Point of No Return is saddened to learn of the passing of Sir Naim Dangoor, CBE, aged 101.
Born in Baghdad in 1914, Sir Naim – he was knighted in June 2015 – was a great philanthropist and
His Wikipedia entry reads as follows:
“In the 1930s Sir Naim made the five-day journey from Baghdad to
London, at the age of 17, in order to enrol in an engineering degree at
the University of London.
After graduating he returned to Iraq where he was conscripted to the
army and became an officer. It was during his army training that he met
his future business partner Ahmed Safwat.
Naim Dangoor with his partner (right) Ahmed Safwat in Nice
Initially on leaving the army he had hoped to become an engineer on
the railways, but due to restrictions imposed upon Jews this was not
possible, so he and Ahmed, a Muslim, decided to go into business
together, setting up Eastern Industries in 1949.
Their first contract was to supply new windows to all Iraqi
government buildings, and soon their portfolio grew to include property
development and letting. In 1950, Eastern industries secured the first contract to bottle Coca Cola in Iraq. Alongside Eastern Industries, Sir Naim also ran factories producing matches and furniture.
In November 1947 Sir Naim married Renée Dangoor (who had been crowned Miss Baghdad earlier that year). They went on to have four sons.
With the rise of the Ba’ath party
in Iraq, the situation for Jews in the country worsened and in 1959 Sir
Naim took the difficult decision to take his family out. He continued
travelling back and forth for business until 1963, when he decided that
the worsening political situation made it too risky for him to return.
As a result of laws specific to Jews, he lost his Iraqi citizenship, and
his property and business interests were taken by the government.
He was eventually permitted to settle in the UK where he set about
rebuilding his life, setting up a property business that his four sons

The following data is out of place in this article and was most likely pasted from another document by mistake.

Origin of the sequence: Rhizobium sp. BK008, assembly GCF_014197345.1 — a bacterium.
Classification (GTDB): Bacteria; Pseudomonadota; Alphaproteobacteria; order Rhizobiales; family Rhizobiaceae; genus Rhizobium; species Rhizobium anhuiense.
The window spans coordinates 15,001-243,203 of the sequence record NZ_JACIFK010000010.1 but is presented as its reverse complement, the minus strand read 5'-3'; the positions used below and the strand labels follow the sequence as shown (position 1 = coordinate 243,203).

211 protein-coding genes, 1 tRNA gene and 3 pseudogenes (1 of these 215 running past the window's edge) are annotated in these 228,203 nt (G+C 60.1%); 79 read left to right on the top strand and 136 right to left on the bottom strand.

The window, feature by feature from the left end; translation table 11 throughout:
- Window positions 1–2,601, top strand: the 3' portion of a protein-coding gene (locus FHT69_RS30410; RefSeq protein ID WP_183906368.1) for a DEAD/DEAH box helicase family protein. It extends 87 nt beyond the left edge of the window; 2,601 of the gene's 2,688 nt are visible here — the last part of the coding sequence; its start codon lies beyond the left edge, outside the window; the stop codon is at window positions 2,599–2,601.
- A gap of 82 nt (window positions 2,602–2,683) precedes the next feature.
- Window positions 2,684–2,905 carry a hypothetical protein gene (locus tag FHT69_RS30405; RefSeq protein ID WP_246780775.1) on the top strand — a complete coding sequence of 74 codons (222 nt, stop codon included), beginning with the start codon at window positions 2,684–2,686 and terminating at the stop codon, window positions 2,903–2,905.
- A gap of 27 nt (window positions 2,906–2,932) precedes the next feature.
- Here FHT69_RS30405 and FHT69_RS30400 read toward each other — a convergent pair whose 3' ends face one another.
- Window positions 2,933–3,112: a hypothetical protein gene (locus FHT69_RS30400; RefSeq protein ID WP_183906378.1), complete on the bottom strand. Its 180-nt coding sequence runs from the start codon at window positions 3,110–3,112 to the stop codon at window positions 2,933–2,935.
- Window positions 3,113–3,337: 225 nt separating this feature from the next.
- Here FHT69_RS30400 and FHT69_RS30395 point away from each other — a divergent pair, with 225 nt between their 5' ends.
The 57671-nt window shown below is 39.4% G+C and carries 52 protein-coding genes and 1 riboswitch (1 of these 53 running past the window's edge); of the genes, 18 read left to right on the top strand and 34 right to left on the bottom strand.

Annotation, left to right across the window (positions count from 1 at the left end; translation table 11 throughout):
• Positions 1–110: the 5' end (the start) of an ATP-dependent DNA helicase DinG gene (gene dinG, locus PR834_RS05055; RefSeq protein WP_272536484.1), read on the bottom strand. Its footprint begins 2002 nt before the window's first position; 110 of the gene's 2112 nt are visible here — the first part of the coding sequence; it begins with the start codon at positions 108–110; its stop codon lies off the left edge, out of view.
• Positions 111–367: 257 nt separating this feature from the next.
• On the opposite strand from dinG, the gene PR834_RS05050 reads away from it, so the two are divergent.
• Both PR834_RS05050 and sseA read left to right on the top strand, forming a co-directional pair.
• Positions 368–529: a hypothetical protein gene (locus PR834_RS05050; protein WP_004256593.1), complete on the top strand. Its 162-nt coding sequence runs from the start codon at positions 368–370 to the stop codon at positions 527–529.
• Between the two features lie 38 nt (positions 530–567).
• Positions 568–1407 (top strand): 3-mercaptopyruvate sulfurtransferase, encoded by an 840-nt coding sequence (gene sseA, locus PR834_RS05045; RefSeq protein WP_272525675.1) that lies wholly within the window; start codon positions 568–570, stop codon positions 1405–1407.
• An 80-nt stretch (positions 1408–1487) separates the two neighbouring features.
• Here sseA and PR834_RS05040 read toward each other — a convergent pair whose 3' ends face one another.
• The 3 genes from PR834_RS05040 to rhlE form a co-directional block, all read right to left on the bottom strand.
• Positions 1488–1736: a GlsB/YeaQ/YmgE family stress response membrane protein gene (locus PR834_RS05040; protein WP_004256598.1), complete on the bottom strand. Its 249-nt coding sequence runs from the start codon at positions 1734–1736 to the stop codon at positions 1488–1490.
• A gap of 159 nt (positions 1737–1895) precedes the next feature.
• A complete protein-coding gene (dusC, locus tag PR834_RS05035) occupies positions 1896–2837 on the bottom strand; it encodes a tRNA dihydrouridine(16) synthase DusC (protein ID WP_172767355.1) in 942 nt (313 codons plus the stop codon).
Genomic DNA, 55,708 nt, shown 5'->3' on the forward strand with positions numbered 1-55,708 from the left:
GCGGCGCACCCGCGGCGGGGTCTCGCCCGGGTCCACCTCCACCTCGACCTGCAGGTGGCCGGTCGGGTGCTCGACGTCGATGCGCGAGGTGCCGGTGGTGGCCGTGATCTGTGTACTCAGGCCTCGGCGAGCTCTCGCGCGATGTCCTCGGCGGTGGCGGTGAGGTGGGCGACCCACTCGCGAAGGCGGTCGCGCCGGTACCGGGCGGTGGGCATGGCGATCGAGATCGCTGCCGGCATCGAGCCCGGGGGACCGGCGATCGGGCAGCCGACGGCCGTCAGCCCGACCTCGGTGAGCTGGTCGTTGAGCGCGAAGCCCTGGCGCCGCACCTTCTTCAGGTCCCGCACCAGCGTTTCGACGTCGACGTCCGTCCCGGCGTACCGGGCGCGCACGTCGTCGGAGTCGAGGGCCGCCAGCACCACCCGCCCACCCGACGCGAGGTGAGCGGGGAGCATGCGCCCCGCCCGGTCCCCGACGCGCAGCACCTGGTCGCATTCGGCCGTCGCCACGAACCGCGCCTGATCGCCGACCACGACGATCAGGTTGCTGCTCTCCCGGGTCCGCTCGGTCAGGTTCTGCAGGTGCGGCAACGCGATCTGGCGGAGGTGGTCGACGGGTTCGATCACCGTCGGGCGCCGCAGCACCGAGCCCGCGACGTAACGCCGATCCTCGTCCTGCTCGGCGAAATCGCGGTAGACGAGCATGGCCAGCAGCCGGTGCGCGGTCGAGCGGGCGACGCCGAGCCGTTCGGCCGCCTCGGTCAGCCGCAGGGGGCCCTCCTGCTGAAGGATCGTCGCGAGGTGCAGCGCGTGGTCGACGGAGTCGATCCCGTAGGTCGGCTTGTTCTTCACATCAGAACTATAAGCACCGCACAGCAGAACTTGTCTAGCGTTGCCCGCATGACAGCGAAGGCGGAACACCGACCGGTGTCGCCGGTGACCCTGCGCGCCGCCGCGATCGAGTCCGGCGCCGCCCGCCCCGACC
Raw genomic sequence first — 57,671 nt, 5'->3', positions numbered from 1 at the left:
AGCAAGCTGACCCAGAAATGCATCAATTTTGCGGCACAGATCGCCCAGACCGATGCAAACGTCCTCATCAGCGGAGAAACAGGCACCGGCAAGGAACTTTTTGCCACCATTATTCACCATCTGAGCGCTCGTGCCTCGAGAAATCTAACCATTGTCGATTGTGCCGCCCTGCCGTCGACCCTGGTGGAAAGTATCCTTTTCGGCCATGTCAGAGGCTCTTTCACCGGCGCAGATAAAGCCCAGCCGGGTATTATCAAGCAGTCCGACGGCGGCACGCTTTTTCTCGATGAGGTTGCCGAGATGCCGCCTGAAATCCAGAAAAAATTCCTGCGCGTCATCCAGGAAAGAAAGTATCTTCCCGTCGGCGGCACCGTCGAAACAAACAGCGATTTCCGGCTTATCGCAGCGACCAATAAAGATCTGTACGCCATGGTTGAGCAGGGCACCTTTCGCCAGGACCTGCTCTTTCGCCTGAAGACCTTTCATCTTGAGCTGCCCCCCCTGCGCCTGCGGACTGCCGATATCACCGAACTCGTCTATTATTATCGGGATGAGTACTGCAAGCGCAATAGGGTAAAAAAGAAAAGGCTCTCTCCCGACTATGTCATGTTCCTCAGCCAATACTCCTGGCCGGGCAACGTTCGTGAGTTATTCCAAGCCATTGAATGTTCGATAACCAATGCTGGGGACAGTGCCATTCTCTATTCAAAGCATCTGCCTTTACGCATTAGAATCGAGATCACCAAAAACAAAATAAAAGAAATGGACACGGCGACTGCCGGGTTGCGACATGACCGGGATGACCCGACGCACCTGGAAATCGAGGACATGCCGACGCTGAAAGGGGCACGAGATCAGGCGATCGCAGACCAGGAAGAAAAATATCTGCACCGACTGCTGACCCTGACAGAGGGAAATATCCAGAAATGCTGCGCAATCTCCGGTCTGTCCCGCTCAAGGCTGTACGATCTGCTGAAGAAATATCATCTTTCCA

went on to join.
In order to preserve the heritage of the community he had left
behind, soon after settling in the UK, he founded a community centre in
for new Iraqi Jewish immigrants, and in 1971 began editing and
publishing “The Scribe”, a “Journal of Babylonian Jewry”, with 4000
subscribers in 25 countries which continued to be published for 35
In 1970 he revived the title of Exilarch – an ancient title held by
the supreme leader of all the Jewish communities in Babylonia, up until
the 13th Century.
In 2003 he demanded £12 billion ($20 billion) from Iraq’s leaders as
compensation for what the Iraqi-Jewish community had lost in Iraq after
the Second World War.
As his business in the UK grew, he wanted to give back to the country
that had taken him in. In 1980 he set up the Exilarch’s Foundation, a
chairty that has made numerous donations to causes relating to education
In 2004 he created the Dangoor Scholarships to help one thousand
undergraduate students who had no family history of further education,
at the 1994 Group of universities.
A few years later in 2009 he created the Eliahou Dangoor
Scholarships, in honour of his father. These were awarded to four
thousand undergraduate students, with limited means, studying STEM
(science, technology, engineering and maths) subjects. 
In the same year Sir Naim was made Honorary President for the Association of Jewish Academics from Iraq.”
His first cousin and wife Renee pre-deceased him in 2008. He leaves four sons, seven grandchildren, and one great-grandchild.
Renee Dangoor was crowned Miss Baghdad in 1947